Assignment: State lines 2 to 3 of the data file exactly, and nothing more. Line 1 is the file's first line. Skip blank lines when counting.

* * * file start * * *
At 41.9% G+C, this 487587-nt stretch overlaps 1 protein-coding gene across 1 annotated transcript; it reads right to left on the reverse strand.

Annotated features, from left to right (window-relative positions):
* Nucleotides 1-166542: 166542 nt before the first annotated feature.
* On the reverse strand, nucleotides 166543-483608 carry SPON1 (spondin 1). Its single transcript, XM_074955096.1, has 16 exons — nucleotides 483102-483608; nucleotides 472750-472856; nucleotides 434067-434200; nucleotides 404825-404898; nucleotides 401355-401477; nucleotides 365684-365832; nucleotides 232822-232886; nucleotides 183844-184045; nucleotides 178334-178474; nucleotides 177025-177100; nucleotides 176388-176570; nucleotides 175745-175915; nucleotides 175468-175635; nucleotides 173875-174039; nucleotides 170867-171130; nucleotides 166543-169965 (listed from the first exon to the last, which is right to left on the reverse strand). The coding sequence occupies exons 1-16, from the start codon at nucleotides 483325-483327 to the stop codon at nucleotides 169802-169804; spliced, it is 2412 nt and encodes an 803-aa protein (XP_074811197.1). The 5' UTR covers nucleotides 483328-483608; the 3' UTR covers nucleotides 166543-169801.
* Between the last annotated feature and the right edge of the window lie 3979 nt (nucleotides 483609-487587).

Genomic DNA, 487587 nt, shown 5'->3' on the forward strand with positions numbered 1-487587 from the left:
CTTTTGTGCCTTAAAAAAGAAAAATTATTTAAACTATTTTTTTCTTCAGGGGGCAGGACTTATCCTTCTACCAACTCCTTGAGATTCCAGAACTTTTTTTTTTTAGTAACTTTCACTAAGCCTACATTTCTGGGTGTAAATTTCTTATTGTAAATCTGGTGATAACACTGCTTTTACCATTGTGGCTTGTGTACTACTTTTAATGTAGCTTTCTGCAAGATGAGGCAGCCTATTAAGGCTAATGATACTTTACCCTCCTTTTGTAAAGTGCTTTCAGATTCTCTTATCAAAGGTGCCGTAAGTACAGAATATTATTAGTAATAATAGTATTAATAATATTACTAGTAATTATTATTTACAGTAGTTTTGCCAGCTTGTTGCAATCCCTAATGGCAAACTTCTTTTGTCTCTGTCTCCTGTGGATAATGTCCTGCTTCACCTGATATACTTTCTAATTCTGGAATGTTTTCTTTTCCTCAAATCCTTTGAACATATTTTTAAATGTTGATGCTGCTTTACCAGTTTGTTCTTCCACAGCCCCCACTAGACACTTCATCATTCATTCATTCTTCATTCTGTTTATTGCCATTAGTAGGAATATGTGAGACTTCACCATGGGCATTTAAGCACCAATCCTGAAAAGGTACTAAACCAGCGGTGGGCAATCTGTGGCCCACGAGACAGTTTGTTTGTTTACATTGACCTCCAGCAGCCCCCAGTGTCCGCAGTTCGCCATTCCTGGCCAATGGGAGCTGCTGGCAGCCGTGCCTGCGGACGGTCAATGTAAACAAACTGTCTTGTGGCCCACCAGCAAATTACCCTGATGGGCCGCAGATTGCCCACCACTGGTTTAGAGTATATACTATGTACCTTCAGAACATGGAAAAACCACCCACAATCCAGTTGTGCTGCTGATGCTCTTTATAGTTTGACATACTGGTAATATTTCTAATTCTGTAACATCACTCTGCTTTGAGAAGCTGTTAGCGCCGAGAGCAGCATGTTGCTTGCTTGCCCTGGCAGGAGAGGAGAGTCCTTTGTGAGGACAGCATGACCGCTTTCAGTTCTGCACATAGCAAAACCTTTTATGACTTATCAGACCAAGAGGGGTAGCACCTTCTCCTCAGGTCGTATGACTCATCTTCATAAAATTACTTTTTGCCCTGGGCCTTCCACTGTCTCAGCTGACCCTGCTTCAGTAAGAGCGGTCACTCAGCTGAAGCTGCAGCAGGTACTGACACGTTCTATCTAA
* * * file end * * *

Annotated features, from left to right (window-relative positions):
* Nucleotides 1-166542: 166542 nt before the first annotated feature.